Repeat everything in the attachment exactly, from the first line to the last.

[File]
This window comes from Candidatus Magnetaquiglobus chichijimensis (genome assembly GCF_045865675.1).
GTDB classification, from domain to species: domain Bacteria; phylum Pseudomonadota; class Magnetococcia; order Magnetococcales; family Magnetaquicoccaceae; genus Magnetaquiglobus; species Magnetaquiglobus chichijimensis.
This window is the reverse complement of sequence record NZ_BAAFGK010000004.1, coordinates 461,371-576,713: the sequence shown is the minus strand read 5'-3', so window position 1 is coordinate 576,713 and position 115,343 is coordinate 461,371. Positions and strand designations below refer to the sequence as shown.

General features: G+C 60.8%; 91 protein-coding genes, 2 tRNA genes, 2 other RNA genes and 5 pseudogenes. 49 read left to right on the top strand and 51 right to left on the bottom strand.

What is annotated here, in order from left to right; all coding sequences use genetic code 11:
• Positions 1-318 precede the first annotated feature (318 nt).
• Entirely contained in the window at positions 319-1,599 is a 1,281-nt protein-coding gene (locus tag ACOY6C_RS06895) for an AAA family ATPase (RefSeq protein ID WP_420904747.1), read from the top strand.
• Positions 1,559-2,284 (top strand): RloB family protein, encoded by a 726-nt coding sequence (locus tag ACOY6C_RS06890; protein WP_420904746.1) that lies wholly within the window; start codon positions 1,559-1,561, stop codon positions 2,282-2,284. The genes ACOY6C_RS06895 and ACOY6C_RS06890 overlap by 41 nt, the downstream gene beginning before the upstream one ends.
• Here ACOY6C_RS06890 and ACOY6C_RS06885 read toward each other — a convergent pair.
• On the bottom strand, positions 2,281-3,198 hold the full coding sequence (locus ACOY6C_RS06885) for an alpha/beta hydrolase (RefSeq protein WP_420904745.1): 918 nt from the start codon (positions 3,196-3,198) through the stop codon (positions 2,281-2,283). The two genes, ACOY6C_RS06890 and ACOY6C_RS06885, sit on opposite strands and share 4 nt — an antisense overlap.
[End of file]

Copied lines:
This window comes from Candidatus Magnetaquiglobus chichijimensis (genome assembly GCF_045865675.1).
GTDB classification, from domain to species: domain Bacteria; phylum Pseudomonadota; class Magnetococcia; order Magnetococcales; family Magnetaquicoccaceae; genus Magnetaquiglobus; species Magnetaquiglobus chichijimensis.
This window is the reverse complement of sequence record NZ_BAAFGK010000004.1, coordinates 461,371-576,713: the sequence shown is the minus strand read 5'-3', so window position 1 is coordinate 576,713 and position 115,343 is coordinate 461,371. Positions and strand designations below refer to the sequence as shown.

General features: G+C 60.8%; 91 protein-coding genes, 2 tRNA genes, 2 other RNA genes and 5 pseudogenes. 49 read left to right on the top strand and 51 right to left on the bottom strand.

What is annotated here, in order from left to right; all coding sequences use genetic code 11:
• Positions 1-318 precede the first annotated feature (318 nt).
• Entirely contained in the window at positions 319-1,599 is a 1,281-nt protein-coding gene (locus tag ACOY6C_RS06895) for an AAA family ATPase (RefSeq protein ID WP_420904747.1), read from the top strand.
• Positions 1,559-2,284 (top strand): RloB family protein, encoded by a 726-nt coding sequence (locus tag ACOY6C_RS06890; protein WP_420904746.1) that lies wholly within the window; start codon positions 1,559-1,561, stop codon positions 2,282-2,284. The genes ACOY6C_RS06895 and ACOY6C_RS06890 overlap by 41 nt, the downstream gene beginning before the upstream one ends.
• Here ACOY6C_RS06890 and ACOY6C_RS06885 read toward each other — a convergent pair.
• On the bottom strand, positions 2,281-3,198 hold the full coding sequence (locus ACOY6C_RS06885) for an alpha/beta hydrolase (RefSeq protein WP_420904745.1): 918 nt from the start codon (positions 3,196-3,198) through the stop codon (positions 2,281-2,283). The two genes, ACOY6C_RS06890 and ACOY6C_RS06885, sit on opposite strands and share 4 nt — an antisense overlap.